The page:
The members of the 4th regiment have not had any just meed of praise awarded them. The Richmond papers have been strangely oblivious of a regiment in the fight that had 37 killed and 153 wounded out of about 600 engaged – losing every field officer. Unlike the forces from other States this regiment does not carry a correspondent to blow its deeds. It asks but that justice may be done it by the citizens of its own State. There is weeping I know, over the State – for has not Florence, Huntsville, Jackson county, Marion, Selma, Tuskeege, etc., lost their bravest and best? When called on, Alabama can point to the 4th regiment as her first [?] on the altar of Southern Independence. In after times it will be a coveted honor to say, I was of the 4th, Alabama at Manassas – I saw our Colonel, Lt. Colonel and Major fall – I saw Gen. Bee fall at our head – I saw the regiment in fragments still fighting on, saving its flag – I heard of Gen. Johnston’s shedding tears at our being so cut to pieces, and I am now, praise God, alive to witness the independence of the land that day helped so greatly to secure.

But I must close – the camp life is new to me, and the sight of tents all over the country excites mingled emotions of pride and regret. I close for want of time and convenience to write more. The boys generally are well and hearty, satisfied that they have done the State some service, which is deserving of better treatment than they have received since the battle, from gross carelessness somewhere.

Yours,
W. B. F.

The (Talladega, AL) Democratic Watchtower, 8/14/1861

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Contributed by John Hennessy





Death of Pvt. Levin Bryan Lane, Co. D, 4th Alabama Infantry

14 12 2022

Hon. W. M, Brooks, of Perry county, pays a handsome tribute in the Marion Commonwealth to the memory of Levin B. Lane Jr., of Marengo, a member of the Fourth Alabama Regiment, who fell heroically at Manassas, receiving a wound in the leg, which had afterwards to be amputated, causing his death. It is related that when lying helpless upon the ground, a member of the New York 69th Regiment came up and offered to assist him. He replied, “you would not assist me if you knew who I was; I am a Southerner and a strong secessionist.” The man responded “that account is settled – you are wounded, what can I do for you?” The New Yorker furnished him with water, and after giving him his address, offering to send his valuables to his friends, and making him as comfortable as he could, departed. Late in the evening President Davis riding by, discovered Lane lying on the ground, and dismounted, took him by the hand and uttered words of deepest sympathy and kindness. As the President mounted and started off in the direction of the flying enemy, Lane raised himself up and enthusiastically cheered him on. When informed he must die, he received the announcement with calmness, and declared if it were to do over, he would pursue the same course though he knew he should be killed – that the only regret he felt was the pain his death would cause his father and sisters – that as for himself, he felt that he had fallen in a just and righteous cause. He sent affectionate messages to his absent friends and relatives, and on the 31st day of July, 1861, the pure, unselfish and brave young patriot, the only son of a fond and doating father, breathed his last on the soil of Virginia.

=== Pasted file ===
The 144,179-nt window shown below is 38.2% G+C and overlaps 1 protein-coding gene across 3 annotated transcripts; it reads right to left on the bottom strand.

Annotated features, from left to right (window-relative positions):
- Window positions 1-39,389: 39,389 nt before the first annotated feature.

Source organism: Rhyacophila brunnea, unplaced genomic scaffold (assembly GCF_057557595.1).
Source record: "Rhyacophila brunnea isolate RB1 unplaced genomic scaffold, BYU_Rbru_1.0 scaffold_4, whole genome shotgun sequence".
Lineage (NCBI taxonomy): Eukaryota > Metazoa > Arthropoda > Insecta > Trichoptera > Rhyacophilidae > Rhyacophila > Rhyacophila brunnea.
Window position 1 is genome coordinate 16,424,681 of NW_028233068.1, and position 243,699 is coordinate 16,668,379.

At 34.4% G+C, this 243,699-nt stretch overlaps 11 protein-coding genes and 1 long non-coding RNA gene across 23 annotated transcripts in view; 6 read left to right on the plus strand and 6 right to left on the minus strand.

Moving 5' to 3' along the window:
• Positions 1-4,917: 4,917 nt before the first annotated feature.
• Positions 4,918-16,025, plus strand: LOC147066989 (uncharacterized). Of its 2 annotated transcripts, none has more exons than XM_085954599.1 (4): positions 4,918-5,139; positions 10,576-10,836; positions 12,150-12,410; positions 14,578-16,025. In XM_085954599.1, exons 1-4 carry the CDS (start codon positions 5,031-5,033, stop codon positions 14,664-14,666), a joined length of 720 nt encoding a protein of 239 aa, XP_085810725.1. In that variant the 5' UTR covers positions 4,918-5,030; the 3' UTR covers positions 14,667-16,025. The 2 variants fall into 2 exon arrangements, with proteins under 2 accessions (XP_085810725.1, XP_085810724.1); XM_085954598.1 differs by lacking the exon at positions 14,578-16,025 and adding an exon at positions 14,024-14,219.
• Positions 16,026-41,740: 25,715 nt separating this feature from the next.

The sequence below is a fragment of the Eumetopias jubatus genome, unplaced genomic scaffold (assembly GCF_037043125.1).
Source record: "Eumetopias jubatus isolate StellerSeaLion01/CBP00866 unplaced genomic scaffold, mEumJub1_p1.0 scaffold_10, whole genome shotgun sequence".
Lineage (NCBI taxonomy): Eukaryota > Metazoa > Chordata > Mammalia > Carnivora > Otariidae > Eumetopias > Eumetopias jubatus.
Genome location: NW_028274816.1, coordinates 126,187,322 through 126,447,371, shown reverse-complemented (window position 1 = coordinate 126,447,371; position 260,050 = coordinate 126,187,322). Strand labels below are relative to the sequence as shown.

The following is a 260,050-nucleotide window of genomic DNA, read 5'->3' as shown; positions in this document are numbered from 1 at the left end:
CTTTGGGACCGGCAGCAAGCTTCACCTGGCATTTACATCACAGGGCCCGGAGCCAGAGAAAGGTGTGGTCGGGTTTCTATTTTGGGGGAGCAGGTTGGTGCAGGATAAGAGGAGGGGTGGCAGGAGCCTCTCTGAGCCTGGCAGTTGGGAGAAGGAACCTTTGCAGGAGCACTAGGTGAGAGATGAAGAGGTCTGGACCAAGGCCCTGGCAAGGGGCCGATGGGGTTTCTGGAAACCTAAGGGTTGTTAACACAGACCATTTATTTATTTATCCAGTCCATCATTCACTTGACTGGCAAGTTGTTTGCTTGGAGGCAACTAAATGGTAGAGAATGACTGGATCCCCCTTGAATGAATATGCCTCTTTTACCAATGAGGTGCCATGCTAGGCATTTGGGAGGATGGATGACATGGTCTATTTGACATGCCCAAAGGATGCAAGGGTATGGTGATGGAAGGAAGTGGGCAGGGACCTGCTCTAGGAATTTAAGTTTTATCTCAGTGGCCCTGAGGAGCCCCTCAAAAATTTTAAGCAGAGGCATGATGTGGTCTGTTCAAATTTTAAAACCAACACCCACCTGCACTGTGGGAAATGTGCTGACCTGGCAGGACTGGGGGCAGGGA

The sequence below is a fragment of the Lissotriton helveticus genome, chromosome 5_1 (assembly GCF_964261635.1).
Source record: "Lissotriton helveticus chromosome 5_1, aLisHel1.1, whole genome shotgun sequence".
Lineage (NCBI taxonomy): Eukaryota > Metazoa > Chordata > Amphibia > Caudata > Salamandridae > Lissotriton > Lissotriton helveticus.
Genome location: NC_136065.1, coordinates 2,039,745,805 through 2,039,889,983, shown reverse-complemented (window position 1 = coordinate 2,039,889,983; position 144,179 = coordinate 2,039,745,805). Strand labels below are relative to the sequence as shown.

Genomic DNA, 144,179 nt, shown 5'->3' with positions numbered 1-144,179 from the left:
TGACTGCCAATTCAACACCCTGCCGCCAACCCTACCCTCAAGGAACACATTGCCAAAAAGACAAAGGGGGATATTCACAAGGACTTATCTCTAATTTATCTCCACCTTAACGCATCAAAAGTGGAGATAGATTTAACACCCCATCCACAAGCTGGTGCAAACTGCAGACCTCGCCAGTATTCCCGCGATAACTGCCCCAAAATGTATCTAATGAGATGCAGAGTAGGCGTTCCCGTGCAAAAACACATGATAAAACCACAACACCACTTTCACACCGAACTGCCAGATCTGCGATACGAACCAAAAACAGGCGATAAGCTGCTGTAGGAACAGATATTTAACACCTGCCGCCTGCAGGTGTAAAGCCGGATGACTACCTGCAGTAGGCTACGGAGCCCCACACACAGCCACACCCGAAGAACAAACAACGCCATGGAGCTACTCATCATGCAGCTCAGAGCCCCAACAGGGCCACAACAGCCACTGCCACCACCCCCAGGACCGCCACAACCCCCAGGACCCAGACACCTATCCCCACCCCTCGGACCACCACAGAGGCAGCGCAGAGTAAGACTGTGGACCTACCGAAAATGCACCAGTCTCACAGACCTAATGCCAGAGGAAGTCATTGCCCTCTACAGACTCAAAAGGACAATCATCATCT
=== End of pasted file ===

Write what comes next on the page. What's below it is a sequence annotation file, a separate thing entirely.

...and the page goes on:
The (Jackson, MS) Weekly Mississippian, 9/18/1861

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Capt. Nathaniel H. R. Dawson, Co. C, 4th Alabama Infantry, On the Battle and Aftermath

29 11 2022

Near Manassas, July 25, 1861

I have written you three times since the late battle, my own dear Elodie, but it seems that for the first time today I am in a sufficiently quiet state of mind to commune with you. I feel like one who had accomplished a great work and was resting from his labors, and my first impulses after this are to lie down by your side and rest in the knowledge that your heart pulsates to every throb of mine. I come to pay tribute to you whom I love beyond all human beings and to whisper into your ear things that I dare not breathe to others, to tell you of the strength of that love which I bear you, and to seek comfort and peace in your sympathy. It is at such hours as this, when we rest from our labors, that man needs the comforting solace of woman, and I would give all that I have to be with you and to feel the influence of your kindness. How much I want you to be near me and to receive from your own lips the assurance of your love, I leave you to imagine.

Durin the fight when the bullets fell like hail, I thought of you as far away, at a church, on your knees, praying for my safety, and I was nerved and strengthened to do my duty. It seems a miracle that I was not killed as several of my men were shot down at my side. I attribute all to the providence of God, and I trust that I will endeavor to appreciate his mercy.

I went over the field yesterday. The scene was awful. The dead Yankees were still lying unburied in many places. I saw as many as one hundred in the space of an acre. They belong to Ellsworth’s Zouaves who were reduced from 1,100 to 200 men. God seems specially to have marked them for vengeance. They wore blue pants and red shirts and are fierce looking fellows. They fought well.